Writing a Novel Wrap Up – Part One

This post is the sixty-seventh post in a series about writing a novel. And now it is time to wrap up this series…

In August of 2017, I started a series about writing a novel. I’ve covered everything from story ideas, setting, story/character arcs, dialogue, pace, and characters to name just a few of the topics. From writing the story to editing, publishing and then marketing, I’ve covered many aspects of writing and publishing your story.

And now, after 66 posts, I think I have covered most of the topics you would need to complete a novel. Some of the areas can obviously be gone into with more depth. If you see areas that I missed, please list them in the comments, and I will cover them.

Writing a Novel

Image result for writing a novelRemember that there is really no one way to write a novel. You can plan everything out or write on a whim. You may develop characters as you go or write detailed back stories for each of your main characters. Your first draft may turn out horrible, and you throw out most (or all) of it. You may finish your first draft in a few weeks as your write daily or it can take you months if you have to squeeze writing into your already busy daily life. and what works for one author will not necessarily work for you.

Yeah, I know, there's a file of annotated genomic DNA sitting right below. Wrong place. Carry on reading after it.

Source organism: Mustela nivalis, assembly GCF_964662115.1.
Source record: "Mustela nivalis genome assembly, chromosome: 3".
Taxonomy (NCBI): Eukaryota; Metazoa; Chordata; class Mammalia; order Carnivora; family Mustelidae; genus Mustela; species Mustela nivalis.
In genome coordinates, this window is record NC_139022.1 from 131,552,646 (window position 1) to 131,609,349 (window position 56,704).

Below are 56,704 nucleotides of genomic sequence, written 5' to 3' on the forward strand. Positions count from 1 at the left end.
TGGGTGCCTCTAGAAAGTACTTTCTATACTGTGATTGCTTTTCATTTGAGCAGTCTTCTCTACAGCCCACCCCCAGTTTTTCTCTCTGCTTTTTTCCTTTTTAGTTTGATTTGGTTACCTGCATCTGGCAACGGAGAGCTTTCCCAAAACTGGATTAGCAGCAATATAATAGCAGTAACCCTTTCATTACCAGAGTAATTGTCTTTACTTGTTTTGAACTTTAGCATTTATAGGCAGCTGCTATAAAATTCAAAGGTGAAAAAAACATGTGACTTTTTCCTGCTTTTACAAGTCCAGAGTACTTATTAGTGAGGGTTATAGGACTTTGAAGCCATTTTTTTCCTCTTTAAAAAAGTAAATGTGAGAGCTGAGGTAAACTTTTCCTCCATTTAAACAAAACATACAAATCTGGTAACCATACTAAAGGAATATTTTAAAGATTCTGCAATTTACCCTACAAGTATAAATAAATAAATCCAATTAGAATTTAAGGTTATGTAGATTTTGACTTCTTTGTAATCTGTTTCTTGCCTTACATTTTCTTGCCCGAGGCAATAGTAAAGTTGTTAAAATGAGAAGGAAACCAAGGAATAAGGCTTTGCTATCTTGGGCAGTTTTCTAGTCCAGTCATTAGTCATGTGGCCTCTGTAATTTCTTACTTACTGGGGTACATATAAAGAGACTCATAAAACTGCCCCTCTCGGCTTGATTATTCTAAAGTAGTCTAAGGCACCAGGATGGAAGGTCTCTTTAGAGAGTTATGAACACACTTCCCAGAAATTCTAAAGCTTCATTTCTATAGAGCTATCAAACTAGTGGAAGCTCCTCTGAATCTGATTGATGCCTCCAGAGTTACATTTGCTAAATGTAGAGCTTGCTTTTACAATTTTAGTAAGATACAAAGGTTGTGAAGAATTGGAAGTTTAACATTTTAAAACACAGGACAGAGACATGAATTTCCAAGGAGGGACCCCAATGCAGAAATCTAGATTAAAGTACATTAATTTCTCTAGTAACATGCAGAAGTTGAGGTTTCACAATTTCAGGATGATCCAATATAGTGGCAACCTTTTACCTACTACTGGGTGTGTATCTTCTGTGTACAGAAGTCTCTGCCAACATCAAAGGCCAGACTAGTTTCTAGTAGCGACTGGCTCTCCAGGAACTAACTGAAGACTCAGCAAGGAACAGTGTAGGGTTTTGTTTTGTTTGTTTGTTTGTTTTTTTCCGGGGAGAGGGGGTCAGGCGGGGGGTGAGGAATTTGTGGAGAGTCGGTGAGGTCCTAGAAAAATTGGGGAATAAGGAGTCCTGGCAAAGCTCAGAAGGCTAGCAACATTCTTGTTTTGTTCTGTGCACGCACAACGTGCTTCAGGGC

Also, remember that writing takes time. It takes time to write, edit and polish your work. Do not be in a hurry to publish. You want to have a quality product rather than a work riddled with errors that turns off the reader.

Here is a list of the writing topics that I have covered.

#1 – Deciding to write a novel – Writing Myths

#2 – Three areas to develop before starting to write a novel

#3 – Finding a Story Idea and How to Know if it “good enough”

#4 – Developing Characters for your Novel

#5 – Major characters? Minor Characters? Where does everyone fit in?

#6 – Developing the Setting for your Novel

#7 – The importance of developing conflict in your novel plot

#8 – To Outline or not to outline 

#9 – The importance of a story arc

#10 – The importance of tension and pace

#11 – Prologue and opening scenes

#12 – Beginning and ending scenes in a novel

#13 – The importance of dialogue…and a few tips on how to write it